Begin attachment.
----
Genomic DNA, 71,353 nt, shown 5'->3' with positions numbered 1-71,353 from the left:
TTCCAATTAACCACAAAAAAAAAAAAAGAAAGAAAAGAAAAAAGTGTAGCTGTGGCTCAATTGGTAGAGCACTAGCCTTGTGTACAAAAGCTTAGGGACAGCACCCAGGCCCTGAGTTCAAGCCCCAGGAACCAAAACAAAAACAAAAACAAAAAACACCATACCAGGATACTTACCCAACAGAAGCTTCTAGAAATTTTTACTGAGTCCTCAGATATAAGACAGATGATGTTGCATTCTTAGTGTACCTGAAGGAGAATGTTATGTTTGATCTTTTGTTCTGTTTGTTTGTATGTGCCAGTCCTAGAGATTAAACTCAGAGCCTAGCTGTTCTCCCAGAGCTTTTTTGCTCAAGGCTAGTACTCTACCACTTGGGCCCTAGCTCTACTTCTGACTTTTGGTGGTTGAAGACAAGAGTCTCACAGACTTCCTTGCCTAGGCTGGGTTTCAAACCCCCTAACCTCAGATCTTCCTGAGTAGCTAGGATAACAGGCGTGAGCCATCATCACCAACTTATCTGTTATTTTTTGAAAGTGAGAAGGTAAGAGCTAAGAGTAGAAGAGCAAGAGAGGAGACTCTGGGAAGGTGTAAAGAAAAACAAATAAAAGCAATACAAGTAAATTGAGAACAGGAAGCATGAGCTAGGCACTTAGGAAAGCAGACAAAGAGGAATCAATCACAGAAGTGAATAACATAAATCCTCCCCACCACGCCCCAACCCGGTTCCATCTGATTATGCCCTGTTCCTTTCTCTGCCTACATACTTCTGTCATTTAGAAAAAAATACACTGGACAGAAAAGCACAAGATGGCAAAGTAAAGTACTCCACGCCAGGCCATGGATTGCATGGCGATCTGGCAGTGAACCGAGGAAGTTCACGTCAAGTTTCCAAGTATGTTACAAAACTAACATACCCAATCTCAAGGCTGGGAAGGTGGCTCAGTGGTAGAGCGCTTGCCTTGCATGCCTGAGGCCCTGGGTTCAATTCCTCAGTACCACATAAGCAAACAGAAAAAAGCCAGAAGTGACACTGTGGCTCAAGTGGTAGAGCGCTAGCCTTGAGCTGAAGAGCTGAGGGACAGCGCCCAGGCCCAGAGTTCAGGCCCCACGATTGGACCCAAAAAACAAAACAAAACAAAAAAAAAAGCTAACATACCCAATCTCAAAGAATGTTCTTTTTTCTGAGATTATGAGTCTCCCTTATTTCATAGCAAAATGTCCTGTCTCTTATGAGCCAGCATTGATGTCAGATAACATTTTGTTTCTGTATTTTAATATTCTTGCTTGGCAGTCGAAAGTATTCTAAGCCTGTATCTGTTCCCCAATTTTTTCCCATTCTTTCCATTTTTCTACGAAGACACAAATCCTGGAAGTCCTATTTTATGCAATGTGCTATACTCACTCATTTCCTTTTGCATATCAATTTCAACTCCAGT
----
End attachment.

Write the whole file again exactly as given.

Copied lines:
Genomic DNA, 71,353 nt, shown 5'->3' with positions numbered 1-71,353 from the left:
TTCCAATTAACCACAAAAAAAAAAAAAGAAAGAAAAGAAAAAAGTGTAGCTGTGGCTCAATTGGTAGAGCACTAGCCTTGTGTACAAAAGCTTAGGGACAGCACCCAGGCCCTGAGTTCAAGCCCCAGGAACCAAAACAAAAACAAAAACAAAAAACACCATACCAGGATACTTACCCAACAGAAGCTTCTAGAAATTTTTACTGAGTCCTCAGATATAAGACAGATGATGTTGCATTCTTAGTGTACCTGAAGGAGAATGTTATGTTTGATCTTTTGTTCTGTTTGTTTGTATGTGCCAGTCCTAGAGATTAAACTCAGAGCCTAGCTGTTCTCCCAGAGCTTTTTTGCTCAAGGCTAGTACTCTACCACTTGGGCCCTAGCTCTACTTCTGACTTTTGGTGGTTGAAGACAAGAGTCTCACAGACTTCCTTGCCTAGGCTGGGTTTCAAACCCCCTAACCTCAGATCTTCCTGAGTAGCTAGGATAACAGGCGTGAGCCATCATCACCAACTTATCTGTTATTTTTTGAAAGTGAGAAGGTAAGAGCTAAGAGTAGAAGAGCAAGAGAGGAGACTCTGGGAAGGTGTAAAGAAAAACAAATAAAAGCAATACAAGTAAATTGAGAACAGGAAGCATGAGCTAGGCACTTAGGAAAGCAGACAAAGAGGAATCAATCACAGAAGTGAATAACATAAATCCTCCCCACCACGCCCCAACCCGGTTCCATCTGATTATGCCCTGTTCCTTTCTCTGCCTACATACTTCTGTCATTTAGAAAAAAATACACTGGACAGAAAAGCACAAGATGGCAAAGTAAAGTACTCCACGCCAGGCCATGGATTGCATGGCGATCTGGCAGTGAACCGAGGAAGTTCACGTCAAGTTTCCAAGTATGTTACAAAACTAACATACCCAATCTCAAGGCTGGGAAGGTGGCTCAGTGGTAGAGCGCTTGCCTTGCATGCCTGAGGCCCTGGGTTCAATTCCTCAGTACCACATAAGCAAACAGAAAAAAGCCAGAAGTGACACTGTGGCTCAAGTGGTAGAGCGCTAGCCTTGAGCTGAAGAGCTGAGGGACAGCGCCCAGGCCCAGAGTTCAGGCCCCACGATTGGACCCAAAAAACAAAACAAAACAAAAAAAAAAGCTAACATACCCAATCTCAAAGAATGTTCTTTTTTCTGAGATTATGAGTCTCCCTTATTTCATAGCAAAATGTCCTGTCTCTTATGAGCCAGCATTGATGTCAGATAACATTTTGTTTCTGTATTTTAATATTCTTGCTTGGCAGTCGAAAGTATTCTAAGCCTGTATCTGTTCCCCAATTTTTTCCCATTCTTTCCATTTTTCTACGAAGACACAAATCCTGGAAGTCCTATTTTATGCAATGTGCTATACTCACTCATTTCCTTTTGCATATCAATTTCAACTCCAGT